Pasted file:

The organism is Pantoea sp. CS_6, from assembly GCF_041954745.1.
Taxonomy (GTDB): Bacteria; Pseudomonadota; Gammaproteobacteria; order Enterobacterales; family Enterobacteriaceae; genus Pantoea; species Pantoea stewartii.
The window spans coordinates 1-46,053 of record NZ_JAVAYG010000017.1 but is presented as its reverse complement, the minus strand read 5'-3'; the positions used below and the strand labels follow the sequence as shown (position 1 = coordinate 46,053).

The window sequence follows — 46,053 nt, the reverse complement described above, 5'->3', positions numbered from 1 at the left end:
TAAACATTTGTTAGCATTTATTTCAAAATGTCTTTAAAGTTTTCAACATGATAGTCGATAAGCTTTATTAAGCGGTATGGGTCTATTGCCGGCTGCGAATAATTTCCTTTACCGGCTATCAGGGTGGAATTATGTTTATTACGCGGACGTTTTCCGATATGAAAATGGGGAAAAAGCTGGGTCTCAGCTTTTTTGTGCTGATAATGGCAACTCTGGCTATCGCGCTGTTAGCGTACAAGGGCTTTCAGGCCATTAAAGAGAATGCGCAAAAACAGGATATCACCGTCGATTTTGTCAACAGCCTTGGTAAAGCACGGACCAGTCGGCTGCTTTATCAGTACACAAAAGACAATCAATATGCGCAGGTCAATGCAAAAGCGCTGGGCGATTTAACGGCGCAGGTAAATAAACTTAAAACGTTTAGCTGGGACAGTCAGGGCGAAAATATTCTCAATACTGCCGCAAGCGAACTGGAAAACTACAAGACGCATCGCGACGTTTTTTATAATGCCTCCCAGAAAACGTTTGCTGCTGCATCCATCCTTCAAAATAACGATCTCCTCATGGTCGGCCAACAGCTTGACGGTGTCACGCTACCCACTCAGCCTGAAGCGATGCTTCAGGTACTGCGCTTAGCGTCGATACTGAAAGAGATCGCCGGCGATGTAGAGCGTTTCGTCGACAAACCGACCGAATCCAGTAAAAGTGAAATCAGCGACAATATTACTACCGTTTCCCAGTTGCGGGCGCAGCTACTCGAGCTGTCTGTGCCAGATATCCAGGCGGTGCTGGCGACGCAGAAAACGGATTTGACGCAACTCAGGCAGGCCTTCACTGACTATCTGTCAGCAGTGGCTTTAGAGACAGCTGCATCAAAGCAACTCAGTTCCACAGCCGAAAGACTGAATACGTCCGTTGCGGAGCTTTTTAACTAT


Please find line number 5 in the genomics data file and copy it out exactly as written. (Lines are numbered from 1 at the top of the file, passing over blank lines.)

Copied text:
TAAACATTTGTTAGCATTTATTTCAAAATGTCTTTAAAGTTTTCAACATGATAGTCGATAAGCTTTATTAAGCGGTATGGGTCTATTGCCGGCTGCGAATAATTTCCTTTACCGGCTATCAGGGTGGAATTATGTTTATTACGCGGACGTTTTCCGATATGAAAATGGGGAAAAAGCTGGGTCTCAGCTTTTTTGTGCTGATAATGGCAACTCTGGCTATCGCGCTGTTAGCGTACAAGGGCTTTCAGGCCATTAAAGAGAATGCGCAAAAACAGGATATCACCGTCGATTTTGTCAACAGCCTTGGTAAAGCACGGACCAGTCGGCTGCTTTATCAGTACACAAAAGACAATCAATATGCGCAGGTCAATGCAAAAGCGCTGGGCGATTTAACGGCGCAGGTAAATAAACTTAAAACGTTTAGCTGGGACAGTCAGGGCGAAAATATTCTCAATACTGCCGCAAGCGAACTGGAAAACTACAAGACGCATCGCGACGTTTTTTATAATGCCTCCCAGAAAACGTTTGCTGCTGCATCCATCCTTCAAAATAACGATCTCCTCATGGTCGGCCAACAGCTTGACGGTGTCACGCTACCCACTCAGCCTGAAGCGATGCTTCAGGTACTGCGCTTAGCGTCGATACTGAAAGAGATCGCCGGCGATGTAGAGCGTTTCGTCGACAAACCGACCGAATCCAGTAAAAGTGAAATCAGCGACAATATTACTACCGTTTCCCAGTTGCGGGCGCAGCTACTCGAGCTGTCTGTGCCAGATATCCAGGCGGTGCTGGCGACGCAGAAAACGGATTTGACGCAACTCAGGCAGGCCTTCACTGACTATCTGTCAGCAGTGGCTTTAGAGACAGCTGCATCAAAGCAACTCAGTTCCACAGCCGAAAGACTGAATACGTCCGTTGCGGAGCTTTTTAACTAT